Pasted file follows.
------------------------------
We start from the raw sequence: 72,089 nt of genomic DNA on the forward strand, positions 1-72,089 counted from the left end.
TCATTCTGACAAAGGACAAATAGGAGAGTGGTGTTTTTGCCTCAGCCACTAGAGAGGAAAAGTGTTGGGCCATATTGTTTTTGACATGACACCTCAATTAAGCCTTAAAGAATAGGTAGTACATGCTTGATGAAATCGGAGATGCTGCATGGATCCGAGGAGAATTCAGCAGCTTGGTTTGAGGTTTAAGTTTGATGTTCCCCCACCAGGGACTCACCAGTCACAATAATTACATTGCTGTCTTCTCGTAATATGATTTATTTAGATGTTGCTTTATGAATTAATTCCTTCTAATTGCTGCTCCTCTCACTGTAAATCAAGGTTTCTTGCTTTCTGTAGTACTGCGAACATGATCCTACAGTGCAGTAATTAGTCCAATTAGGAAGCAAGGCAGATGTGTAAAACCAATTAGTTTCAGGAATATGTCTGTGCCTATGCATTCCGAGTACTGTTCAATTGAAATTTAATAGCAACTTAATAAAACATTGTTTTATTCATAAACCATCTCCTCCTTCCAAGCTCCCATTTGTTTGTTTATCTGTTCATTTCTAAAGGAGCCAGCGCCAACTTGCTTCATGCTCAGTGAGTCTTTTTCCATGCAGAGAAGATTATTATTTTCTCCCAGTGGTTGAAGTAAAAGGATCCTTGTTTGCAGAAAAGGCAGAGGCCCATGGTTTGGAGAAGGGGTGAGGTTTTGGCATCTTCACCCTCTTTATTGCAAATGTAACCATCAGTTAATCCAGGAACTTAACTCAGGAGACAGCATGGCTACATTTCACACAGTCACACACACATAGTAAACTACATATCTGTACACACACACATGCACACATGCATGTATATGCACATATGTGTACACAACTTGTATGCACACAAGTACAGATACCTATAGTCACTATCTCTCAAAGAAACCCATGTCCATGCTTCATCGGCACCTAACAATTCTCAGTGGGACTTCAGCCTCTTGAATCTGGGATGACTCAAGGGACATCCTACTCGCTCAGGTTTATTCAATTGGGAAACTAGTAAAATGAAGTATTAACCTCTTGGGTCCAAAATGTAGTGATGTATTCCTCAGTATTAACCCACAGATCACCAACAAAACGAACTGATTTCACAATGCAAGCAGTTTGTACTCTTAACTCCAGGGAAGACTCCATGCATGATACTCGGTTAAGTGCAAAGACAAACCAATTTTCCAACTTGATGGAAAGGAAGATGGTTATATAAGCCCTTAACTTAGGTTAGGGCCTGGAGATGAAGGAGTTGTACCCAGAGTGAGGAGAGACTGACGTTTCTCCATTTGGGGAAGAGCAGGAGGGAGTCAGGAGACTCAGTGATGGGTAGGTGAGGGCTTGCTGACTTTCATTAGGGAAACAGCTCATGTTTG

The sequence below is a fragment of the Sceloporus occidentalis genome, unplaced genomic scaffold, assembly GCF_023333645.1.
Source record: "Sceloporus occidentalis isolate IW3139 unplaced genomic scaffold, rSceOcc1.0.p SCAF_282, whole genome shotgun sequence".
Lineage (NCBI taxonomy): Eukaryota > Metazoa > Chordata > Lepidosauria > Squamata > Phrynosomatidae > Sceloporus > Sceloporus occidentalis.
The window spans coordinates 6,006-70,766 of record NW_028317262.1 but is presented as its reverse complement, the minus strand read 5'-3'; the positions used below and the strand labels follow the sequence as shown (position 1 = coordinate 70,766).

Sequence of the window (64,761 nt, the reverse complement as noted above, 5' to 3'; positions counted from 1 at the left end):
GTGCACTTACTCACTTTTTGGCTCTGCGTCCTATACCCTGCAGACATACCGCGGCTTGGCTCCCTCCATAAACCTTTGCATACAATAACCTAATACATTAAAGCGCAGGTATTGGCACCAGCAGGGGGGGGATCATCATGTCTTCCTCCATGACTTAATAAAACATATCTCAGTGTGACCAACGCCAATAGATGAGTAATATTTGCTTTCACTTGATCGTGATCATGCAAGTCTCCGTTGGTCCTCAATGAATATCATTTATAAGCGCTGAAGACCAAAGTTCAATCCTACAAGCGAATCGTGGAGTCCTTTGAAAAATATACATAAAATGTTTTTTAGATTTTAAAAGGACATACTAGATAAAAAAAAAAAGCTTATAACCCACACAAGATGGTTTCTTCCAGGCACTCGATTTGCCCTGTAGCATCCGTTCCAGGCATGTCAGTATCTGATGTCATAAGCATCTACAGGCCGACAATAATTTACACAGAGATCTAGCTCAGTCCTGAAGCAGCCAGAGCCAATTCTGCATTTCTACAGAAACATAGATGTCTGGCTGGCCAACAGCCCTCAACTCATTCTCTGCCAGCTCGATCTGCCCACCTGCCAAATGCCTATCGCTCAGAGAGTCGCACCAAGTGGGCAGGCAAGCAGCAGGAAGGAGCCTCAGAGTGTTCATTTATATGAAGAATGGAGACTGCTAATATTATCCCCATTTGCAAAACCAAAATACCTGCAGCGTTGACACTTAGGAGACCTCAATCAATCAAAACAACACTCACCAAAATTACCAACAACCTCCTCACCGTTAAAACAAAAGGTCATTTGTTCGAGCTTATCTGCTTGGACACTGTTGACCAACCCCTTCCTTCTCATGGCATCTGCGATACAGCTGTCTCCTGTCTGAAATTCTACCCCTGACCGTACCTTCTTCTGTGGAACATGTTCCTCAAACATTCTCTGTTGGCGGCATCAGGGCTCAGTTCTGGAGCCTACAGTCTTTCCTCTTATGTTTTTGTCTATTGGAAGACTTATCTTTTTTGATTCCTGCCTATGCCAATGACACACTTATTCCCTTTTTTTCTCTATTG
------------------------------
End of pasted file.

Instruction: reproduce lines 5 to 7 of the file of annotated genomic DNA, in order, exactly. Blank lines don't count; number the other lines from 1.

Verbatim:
Lineage (NCBI taxonomy): Eukaryota > Metazoa > Chordata > Lepidosauria > Squamata > Phrynosomatidae > Sceloporus > Sceloporus occidentalis.
The window spans coordinates 6,006-70,766 of record NW_028317262.1 but is presented as its reverse complement, the minus strand read 5'-3'; the positions used below and the strand labels follow the sequence as shown (position 1 = coordinate 70,766).

Sequence of the window (64,761 nt, the reverse complement as noted above, 5' to 3'; positions counted from 1 at the left end):